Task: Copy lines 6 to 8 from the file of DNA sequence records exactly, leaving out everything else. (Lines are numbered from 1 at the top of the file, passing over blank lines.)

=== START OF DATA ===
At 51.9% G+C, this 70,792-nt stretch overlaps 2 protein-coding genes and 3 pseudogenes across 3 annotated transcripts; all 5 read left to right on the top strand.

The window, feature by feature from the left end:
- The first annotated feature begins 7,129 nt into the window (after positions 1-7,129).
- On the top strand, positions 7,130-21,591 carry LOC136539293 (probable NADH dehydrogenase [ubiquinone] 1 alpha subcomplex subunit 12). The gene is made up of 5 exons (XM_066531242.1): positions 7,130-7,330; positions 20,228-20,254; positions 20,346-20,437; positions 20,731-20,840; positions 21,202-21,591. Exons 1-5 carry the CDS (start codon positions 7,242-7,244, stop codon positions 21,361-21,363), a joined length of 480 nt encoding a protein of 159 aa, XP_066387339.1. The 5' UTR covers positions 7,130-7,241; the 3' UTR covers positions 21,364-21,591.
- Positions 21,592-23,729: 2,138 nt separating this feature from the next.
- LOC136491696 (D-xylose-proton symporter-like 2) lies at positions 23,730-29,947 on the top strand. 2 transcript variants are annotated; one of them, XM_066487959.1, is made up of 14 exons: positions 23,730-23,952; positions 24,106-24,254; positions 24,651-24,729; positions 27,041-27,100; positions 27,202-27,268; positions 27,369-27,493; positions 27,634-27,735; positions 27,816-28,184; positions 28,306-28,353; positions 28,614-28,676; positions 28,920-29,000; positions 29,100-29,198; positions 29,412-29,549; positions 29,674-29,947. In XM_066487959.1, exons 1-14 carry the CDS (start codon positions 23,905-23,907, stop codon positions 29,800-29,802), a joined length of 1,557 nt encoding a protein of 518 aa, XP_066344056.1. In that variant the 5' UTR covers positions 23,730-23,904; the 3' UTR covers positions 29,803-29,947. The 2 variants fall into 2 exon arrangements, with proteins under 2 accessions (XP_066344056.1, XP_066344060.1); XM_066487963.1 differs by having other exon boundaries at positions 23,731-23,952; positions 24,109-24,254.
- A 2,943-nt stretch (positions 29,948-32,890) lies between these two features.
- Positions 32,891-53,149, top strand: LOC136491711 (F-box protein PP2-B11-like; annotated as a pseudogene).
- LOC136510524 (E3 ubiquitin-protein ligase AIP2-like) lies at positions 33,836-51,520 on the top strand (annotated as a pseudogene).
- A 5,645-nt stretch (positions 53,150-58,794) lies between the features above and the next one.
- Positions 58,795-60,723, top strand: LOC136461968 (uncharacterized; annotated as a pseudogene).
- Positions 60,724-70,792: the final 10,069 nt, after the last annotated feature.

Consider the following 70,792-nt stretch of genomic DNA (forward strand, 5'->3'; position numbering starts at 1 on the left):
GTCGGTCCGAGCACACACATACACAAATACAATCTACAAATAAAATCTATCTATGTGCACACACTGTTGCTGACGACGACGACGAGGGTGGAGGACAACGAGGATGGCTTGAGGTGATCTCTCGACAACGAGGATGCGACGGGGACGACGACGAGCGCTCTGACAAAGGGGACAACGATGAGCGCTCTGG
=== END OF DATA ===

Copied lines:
- LOC136491696 (D-xylose-proton symporter-like 2) lies at positions 23,730-29,947 on the top strand. 2 transcript variants are annotated; one of them, XM_066487959.1, is made up of 14 exons: positions 23,730-23,952; positions 24,106-24,254; positions 24,651-24,729; positions 27,041-27,100; positions 27,202-27,268; positions 27,369-27,493; positions 27,634-27,735; positions 27,816-28,184; positions 28,306-28,353; positions 28,614-28,676; positions 28,920-29,000; positions 29,100-29,198; positions 29,412-29,549; positions 29,674-29,947. In XM_066487959.1, exons 1-14 carry the CDS (start codon positions 23,905-23,907, stop codon positions 29,800-29,802), a joined length of 1,557 nt encoding a protein of 518 aa, XP_066344056.1. In that variant the 5' UTR covers positions 23,730-23,904; the 3' UTR covers positions 29,803-29,947. The 2 variants fall into 2 exon arrangements, with proteins under 2 accessions (XP_066344056.1, XP_066344060.1); XM_066487963.1 differs by having other exon boundaries at positions 23,731-23,952; positions 24,109-24,254.
- A 2,943-nt stretch (positions 29,948-32,890) lies between these two features.
- Positions 32,891-53,149, top strand: LOC136491711 (F-box protein PP2-B11-like; annotated as a pseudogene).